When I'm writing, I am concentrating almost wholly on concrete detail: the color a room is painted, the way a drop of water rolls off a wet leaf after a rain.
Taking on challenging projects is the way that one grows and extends one's range as a writer, one's technical command, so I consider the time well-spent.
Children love secret club houses. They love secrecy even when there's no need for secrecy.
Everything takes me longer than I expect. It's the sad truth about life.
Sometimes you can do all the right things and not succeed. And that's a hard lesson of reality.
The job of the novelist is to invent: to embroider, to color, to embellish, to make things up.
Storytelling and elegant style don't always go hand in hand.
The books I loved in childhood - the first loves - I've read so often that I've internalized them in some really essential way: they are more inside me now than out.
I love the tradition of Dickens, where even the most minor walk-on characters are twitching and particular and alive.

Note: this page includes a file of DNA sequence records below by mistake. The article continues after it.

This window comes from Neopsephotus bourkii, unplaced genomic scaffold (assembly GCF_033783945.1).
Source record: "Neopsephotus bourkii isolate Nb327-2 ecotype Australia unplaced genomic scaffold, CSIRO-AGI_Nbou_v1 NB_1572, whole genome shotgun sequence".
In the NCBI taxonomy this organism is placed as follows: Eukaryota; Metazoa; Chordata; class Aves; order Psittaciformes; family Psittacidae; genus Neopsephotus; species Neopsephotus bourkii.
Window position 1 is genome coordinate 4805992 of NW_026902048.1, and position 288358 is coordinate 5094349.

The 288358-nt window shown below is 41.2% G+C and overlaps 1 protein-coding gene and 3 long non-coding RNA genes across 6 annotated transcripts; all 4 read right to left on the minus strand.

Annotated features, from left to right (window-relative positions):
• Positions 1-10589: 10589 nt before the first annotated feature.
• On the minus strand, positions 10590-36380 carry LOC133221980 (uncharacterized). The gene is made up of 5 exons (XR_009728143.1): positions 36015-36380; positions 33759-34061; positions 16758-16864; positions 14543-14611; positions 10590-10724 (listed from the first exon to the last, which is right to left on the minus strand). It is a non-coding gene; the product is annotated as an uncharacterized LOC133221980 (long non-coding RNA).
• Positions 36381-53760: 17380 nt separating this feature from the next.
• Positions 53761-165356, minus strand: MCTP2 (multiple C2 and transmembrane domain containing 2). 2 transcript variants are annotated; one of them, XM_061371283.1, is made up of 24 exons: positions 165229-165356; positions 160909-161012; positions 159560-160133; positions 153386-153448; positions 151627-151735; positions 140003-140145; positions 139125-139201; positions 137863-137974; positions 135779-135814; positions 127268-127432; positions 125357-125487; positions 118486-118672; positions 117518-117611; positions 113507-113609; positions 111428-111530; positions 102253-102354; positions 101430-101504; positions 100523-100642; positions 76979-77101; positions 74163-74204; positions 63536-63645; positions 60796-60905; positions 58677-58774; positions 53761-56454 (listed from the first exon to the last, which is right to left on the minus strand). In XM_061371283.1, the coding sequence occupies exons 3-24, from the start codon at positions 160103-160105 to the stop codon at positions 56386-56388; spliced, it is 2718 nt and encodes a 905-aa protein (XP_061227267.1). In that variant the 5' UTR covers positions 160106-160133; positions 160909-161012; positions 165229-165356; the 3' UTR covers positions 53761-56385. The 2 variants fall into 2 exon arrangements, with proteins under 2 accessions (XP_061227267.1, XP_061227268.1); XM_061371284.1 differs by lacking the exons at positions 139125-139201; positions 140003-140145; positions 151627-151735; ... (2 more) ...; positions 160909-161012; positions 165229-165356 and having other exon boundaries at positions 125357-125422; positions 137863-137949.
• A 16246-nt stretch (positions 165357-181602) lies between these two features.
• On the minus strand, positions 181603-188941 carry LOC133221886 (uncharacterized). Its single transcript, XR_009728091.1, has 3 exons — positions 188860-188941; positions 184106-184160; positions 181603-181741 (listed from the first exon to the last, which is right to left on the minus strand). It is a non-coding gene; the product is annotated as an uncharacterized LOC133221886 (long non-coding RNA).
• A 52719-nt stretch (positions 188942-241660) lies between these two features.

The storytelling gift is innate: one has it or one doesn't. But style is at least partly a learned thing: one refines it by looking and listening and reading and practice - by work.
I think it's hard to write about children and to have an idea of innocence.
But romantic vision can also lead one away from certain very hard, ugly truths about life that are important to know.
I'm not sure whay I've been drawn to this subject, except that murder is a subject that has always drawn people for as long as people have been telling stories.
But it's for every writer to decide his own pace, and the pace varies with the writer and the work.
I think innocence is something that adults project upon children that's not really there.
For un-subscribe please check the mail footer.